The police are struggling to convict suspected paedophiles under
Operation Ore because forces do not have the resources to conduct
investigations, writes Sally Gillen.
The operation, which was launched in April last year, is
responsible for investigating more than 7,000 people, hundreds of
whom are believed to be employed within the social care sector, who
have accessed websites containing child pornography.
But more than a year after the UK-wide hunt began, it has
emerged that police forces are overwhelmed by the huge scale of the
operation and have slowed down their work.
In Scotland 350 suspects were identified in a 16-month
investigation, but the Association of Chief Police Officers in
Scotland was unable to confirm the number of convictions brought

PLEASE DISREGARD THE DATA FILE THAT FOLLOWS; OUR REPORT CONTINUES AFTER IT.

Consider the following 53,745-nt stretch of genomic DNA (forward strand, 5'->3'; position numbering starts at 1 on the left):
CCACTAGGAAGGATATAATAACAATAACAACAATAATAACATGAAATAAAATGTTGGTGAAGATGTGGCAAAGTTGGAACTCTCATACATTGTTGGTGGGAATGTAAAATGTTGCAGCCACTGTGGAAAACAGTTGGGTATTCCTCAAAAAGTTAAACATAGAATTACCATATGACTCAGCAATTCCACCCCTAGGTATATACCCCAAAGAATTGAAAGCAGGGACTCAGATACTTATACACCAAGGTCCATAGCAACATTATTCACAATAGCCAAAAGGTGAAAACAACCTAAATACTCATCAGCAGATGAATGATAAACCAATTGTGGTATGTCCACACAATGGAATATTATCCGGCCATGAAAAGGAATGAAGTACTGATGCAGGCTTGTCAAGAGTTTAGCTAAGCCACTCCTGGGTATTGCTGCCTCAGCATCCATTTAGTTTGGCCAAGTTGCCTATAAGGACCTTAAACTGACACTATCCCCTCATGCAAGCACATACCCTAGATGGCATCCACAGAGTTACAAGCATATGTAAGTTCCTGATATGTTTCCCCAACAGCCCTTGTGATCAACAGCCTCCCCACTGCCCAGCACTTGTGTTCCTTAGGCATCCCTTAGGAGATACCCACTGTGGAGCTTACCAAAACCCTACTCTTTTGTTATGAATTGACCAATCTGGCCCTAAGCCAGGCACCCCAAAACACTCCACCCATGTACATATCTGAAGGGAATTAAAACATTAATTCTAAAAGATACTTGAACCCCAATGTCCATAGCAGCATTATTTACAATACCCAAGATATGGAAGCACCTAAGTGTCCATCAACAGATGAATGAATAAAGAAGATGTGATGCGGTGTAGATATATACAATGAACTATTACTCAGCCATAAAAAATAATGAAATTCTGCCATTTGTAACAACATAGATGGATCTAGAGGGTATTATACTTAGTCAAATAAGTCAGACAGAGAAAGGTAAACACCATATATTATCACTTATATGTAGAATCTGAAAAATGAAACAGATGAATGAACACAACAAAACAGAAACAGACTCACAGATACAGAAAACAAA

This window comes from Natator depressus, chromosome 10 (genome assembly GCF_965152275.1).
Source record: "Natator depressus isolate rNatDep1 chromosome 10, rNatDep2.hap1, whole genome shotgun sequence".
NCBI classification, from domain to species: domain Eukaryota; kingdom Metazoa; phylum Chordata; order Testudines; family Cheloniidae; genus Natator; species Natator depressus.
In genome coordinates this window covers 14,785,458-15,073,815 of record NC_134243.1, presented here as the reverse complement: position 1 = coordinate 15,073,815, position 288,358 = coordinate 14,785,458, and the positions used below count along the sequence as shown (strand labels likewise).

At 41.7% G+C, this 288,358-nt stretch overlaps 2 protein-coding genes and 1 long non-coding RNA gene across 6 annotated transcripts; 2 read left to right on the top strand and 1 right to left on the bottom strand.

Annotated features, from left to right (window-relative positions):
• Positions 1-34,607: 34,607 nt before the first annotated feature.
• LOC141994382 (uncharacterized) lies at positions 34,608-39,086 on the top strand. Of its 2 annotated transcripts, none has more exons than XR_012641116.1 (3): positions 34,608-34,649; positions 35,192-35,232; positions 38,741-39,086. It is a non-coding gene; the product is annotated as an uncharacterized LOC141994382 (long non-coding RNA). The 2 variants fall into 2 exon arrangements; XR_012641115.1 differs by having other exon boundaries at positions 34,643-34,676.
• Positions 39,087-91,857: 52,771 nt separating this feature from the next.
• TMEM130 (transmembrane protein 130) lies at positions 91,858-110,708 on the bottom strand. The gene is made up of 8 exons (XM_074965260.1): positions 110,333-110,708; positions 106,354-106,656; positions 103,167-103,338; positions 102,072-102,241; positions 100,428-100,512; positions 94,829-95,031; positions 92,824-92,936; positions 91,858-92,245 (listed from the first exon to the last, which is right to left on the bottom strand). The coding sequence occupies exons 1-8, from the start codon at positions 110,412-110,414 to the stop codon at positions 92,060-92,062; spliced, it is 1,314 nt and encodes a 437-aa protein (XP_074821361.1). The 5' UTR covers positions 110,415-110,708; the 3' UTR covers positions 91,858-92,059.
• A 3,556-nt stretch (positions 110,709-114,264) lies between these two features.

against those investigated.
There are also fears police will be further overwhelmed by a new
list of British suspects, exceeding the number on the original
list, handed to them by US authorities.
Expert on paedophiles Ray Wyre told ‘Community Care’ an inquiry
into how the operation is being conducted should be launched.
He claimed too many cases were not being properly pursued and
said police do not have the advanced technological skills or money
– it costs an estimated £2,000 to examine a computer
– to conduct rigorous checks.
Police forces have been given no extra money to carry out their
Operation Ore work and child protection is not a priority under the
national policing plan so police forces may choose to direct
funding towards areas measured by the Home Office.